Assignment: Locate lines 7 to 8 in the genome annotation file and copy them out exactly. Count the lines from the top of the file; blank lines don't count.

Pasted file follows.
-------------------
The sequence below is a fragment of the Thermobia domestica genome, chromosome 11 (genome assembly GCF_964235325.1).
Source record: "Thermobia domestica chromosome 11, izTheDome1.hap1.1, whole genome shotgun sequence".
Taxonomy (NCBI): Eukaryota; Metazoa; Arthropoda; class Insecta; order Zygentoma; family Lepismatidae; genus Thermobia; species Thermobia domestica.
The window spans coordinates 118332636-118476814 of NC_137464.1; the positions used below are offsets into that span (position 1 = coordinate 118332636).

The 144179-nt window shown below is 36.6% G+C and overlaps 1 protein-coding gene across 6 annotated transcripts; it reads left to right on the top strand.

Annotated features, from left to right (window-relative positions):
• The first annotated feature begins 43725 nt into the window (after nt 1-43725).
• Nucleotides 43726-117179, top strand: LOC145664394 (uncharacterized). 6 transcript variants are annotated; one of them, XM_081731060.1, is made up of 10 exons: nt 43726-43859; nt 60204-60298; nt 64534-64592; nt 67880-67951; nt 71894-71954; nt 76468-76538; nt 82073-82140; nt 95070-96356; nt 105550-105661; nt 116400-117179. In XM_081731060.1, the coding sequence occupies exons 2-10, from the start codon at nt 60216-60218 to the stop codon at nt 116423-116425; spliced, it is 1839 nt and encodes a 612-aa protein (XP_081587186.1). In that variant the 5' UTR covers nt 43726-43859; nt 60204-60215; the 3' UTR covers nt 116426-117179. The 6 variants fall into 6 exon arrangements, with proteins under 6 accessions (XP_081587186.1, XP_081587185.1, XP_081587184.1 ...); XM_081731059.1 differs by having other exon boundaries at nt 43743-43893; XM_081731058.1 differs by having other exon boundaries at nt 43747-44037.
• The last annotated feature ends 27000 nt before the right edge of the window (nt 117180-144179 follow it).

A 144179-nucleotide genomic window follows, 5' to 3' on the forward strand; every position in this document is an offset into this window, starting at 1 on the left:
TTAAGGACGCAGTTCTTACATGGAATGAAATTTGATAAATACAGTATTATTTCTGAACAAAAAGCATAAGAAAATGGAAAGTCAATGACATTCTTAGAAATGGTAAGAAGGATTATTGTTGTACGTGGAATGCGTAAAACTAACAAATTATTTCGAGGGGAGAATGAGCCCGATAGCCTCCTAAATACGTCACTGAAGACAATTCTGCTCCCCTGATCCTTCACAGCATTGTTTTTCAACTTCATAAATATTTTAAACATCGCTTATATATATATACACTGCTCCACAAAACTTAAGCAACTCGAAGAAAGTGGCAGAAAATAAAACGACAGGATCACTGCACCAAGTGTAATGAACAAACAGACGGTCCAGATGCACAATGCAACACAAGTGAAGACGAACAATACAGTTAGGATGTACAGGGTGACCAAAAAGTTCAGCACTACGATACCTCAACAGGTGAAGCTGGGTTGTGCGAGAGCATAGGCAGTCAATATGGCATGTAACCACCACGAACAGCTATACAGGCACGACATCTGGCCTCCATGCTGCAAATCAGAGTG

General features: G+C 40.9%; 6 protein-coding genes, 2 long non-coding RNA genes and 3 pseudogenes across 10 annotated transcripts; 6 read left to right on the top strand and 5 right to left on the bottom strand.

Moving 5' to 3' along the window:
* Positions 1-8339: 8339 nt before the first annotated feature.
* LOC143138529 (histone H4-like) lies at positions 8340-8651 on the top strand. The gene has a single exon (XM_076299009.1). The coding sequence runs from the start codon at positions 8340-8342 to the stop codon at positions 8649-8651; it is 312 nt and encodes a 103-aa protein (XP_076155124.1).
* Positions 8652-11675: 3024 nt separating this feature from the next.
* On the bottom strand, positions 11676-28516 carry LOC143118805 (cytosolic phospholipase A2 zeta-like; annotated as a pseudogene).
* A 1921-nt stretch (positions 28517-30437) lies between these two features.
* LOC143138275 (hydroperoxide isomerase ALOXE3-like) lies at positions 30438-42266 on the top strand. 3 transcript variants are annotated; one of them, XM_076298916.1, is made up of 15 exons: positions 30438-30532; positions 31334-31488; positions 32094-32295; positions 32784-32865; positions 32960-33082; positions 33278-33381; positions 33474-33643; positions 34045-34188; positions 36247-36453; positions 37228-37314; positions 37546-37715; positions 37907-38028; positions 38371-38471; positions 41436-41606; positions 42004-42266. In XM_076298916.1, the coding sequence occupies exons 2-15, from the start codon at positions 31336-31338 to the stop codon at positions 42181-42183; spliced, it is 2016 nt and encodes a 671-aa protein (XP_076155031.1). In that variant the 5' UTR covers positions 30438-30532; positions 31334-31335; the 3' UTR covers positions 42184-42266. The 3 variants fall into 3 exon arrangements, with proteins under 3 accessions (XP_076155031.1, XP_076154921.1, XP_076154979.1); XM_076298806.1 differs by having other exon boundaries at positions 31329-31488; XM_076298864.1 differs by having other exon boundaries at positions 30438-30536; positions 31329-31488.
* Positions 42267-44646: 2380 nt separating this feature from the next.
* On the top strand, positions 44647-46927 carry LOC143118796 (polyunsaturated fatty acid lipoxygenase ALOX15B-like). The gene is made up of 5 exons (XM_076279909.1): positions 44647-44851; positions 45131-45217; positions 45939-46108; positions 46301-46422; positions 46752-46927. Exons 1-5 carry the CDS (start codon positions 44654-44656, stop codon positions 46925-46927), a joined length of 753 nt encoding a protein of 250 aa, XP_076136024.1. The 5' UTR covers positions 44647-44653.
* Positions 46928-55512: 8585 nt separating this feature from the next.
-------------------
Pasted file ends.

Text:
• The first annotated feature begins 43725 nt into the window (after nt 1-43725).
• Nucleotides 43726-117179, top strand: LOC145664394 (uncharacterized). 6 transcript variants are annotated; one of them, XM_081731060.1, is made up of 10 exons: nt 43726-43859; nt 60204-60298; nt 64534-64592; nt 67880-67951; nt 71894-71954; nt 76468-76538; nt 82073-82140; nt 95070-96356; nt 105550-105661; nt 116400-117179. In XM_081731060.1, the coding sequence occupies exons 2-10, from the start codon at nt 60216-60218 to the stop codon at nt 116423-116425; spliced, it is 1839 nt and encodes a 612-aa protein (XP_081587186.1). In that variant the 5' UTR covers nt 43726-43859; nt 60204-60215; the 3' UTR covers nt 116426-117179. The 6 variants fall into 6 exon arrangements, with proteins under 6 accessions (XP_081587186.1, XP_081587185.1, XP_081587184.1 ...); XM_081731059.1 differs by having other exon boundaries at nt 43743-43893; XM_081731058.1 differs by having other exon boundaries at nt 43747-44037.